James Macqueen

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James Macqueen (1778-1870) — sometimes MacQueen — was a Scottish geographer, statistician, political campaigner, pro-slavery and pro-Empire activist, banker and businessman, noted for founding the Colonial Bank and the Royal Mail Steam Packet Company. An expert on African geography he advocated the colonisation of that continent many decades before the so-called "Scramble for Africa" (1881-1914). He was co-owner and editor of the Glasgow Courier; wrote in London on politics, geography, economics, and general literature; and founded a bank in Mauritius.

Although Macqueen had no academic education, professional training or qualifications, his amateur energy and enthusiasm, in several fields, made him a prominent, and controversial figure. He quickly lost interest in many of the projects he started. He had extensive correspondence with the Royal Geographical Society, and many of his memoirs were published in its Journal and Proceedings.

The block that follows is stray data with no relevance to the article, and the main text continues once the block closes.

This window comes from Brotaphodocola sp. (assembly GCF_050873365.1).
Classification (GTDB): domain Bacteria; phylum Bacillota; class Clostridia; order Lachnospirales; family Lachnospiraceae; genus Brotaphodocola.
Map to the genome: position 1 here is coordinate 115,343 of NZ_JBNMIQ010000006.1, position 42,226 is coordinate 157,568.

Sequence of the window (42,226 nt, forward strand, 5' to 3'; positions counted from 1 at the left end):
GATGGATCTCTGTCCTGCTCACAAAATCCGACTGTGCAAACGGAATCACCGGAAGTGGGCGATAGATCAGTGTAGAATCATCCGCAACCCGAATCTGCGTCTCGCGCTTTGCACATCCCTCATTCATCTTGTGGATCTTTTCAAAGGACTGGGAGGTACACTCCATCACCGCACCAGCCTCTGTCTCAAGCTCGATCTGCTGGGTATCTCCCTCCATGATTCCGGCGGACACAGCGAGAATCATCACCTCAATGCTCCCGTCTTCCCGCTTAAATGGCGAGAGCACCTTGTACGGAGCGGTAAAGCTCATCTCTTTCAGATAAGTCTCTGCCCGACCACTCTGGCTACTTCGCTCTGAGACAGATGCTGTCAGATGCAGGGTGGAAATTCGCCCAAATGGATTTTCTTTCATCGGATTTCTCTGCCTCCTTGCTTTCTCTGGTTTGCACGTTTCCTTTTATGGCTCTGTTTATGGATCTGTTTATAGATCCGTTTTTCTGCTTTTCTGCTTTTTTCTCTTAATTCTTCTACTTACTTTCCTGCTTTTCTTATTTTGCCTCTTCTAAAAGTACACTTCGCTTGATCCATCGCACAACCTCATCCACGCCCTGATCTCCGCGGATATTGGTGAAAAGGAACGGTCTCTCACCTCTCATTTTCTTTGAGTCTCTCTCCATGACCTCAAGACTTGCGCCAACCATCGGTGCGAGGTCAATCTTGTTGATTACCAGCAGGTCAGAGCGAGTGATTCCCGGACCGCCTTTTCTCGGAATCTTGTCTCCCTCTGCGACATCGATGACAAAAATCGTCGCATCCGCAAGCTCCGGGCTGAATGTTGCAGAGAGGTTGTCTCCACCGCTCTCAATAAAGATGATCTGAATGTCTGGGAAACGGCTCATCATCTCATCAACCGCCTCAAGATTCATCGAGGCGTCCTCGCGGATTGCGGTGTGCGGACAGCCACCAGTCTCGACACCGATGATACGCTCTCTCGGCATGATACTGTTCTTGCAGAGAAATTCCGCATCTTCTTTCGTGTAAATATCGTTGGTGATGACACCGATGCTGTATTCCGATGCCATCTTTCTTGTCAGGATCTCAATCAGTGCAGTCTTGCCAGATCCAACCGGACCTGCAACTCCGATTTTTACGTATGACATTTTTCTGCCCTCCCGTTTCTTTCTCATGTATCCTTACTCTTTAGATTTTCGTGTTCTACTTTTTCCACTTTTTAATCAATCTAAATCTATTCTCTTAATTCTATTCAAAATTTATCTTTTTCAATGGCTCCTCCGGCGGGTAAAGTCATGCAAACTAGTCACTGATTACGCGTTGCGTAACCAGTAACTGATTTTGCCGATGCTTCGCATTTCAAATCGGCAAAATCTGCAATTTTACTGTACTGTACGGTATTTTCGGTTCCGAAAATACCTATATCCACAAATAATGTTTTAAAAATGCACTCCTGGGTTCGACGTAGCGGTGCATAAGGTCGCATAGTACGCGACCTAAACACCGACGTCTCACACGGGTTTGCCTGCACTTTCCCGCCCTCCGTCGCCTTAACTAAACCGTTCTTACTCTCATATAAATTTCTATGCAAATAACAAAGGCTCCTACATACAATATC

Biography[edit]

Macqueen was born in Crawford, Lanarkshire, Scotland, in 1778 and had become manager of a sugar estate on Grenada by 1797. The British Admiralty postal sailing brigs were considered to be slow and unreliable by the colonial community, so on his return to Glasgow in 1830 he started a campaign for a steamship mail service to the West Indies. The government eventually decided to fund the project, and in 1839 the Royal Mail Steam Packet Company was granted a royal charter. In 1840 the Admiralty awarded it a contract to deliver mail to the West Indian colonies, with the first departure from Falmouth, Cornwall, on 3 January 1842. The mail network expanded and the company operated services within the West Indies and to New York and Halifax.

Macqueen died on 14 May 1870 at 10 Norton Street, Kensington (some sources say at Bury Street, St James). He died, aged 92, in poverty, and his 59 year old widow Jean was forced to survive on charitable handouts from fellows of the Royal Geographical Society.[1]

See also[edit]

References[edit]

  1. ^ Racine, Karen (2010). The Human Tradition in the Atlantic World, 1500–1850. Rowman & Littlefield Publishers. 

 This article incorporates text from a publication now in the public domainDictionary of National Biography. London: Smith, Elder & Co. 1885–1900.